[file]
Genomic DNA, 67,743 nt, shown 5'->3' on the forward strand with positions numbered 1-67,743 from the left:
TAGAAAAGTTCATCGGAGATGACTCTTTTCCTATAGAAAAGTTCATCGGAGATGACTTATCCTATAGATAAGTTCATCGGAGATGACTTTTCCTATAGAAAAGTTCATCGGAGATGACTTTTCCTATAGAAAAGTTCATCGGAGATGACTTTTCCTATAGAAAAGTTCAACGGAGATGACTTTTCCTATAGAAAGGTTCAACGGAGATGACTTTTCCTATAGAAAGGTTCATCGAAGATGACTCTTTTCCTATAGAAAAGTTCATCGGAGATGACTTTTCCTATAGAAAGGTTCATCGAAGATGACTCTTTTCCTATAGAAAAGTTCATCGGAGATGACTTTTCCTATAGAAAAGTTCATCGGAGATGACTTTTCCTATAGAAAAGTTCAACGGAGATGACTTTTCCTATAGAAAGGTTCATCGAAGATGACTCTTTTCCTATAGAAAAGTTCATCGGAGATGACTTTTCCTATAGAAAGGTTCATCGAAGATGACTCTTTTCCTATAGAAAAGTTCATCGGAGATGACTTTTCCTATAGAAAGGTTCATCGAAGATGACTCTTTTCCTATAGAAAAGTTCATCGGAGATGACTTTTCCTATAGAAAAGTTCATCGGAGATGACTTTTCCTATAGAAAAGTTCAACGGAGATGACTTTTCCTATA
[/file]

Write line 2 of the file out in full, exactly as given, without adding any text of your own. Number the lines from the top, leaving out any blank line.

TAGAAAAGTTCATCGGAGATGACTCTTTTCCTATAGAAAAGTTCATCGGAGATGACTTATCCTATAGATAAGTTCATCGGAGATGACTTTTCCTATAGAAAAGTTCATCGGAGATGACTTTTCCTATAGAAAAGTTCATCGGAGATGACTTTTCCTATAGAAAAGTTCAACGGAGATGACTTTTCCTATAGAAAGGTTCAACGGAGATGACTTTTCCTATAGAAAGGTTCATCGAAGATGACTCTTTTCCTATAGAAAAGTTCATCGGAGATGACTTTTCCTATAGAAAGGTTCATCGAAGATGACTCTTTTCCTATAGAAAAGTTCATCGGAGATGACTTTTCCTATAGAAAAGTTCATCGGAGATGACTTTTCCTATAGAAAAGTTCAACGGAGATGACTTTTCCTATAGAAAGGTTCATCGAAGATGACTCTTTTCCTATAGAAAAGTTCATCGGAGATGACTTTTCCTATAGAAAGGTTCATCGAAGATGACTCTTTTCCTATAGAAAAGTTCATCGGAGATGACTTTTCCTATAGAAAGGTTCATCGAAGATGACTCTTTTCCTATAGAAAAGTTCATCGGAGATGACTTTTCCTATAGAAAAGTTCATCGGAGATGACTTTTCCTATAGAAAAGTTCAACGGAGATGACTTTTCCTATA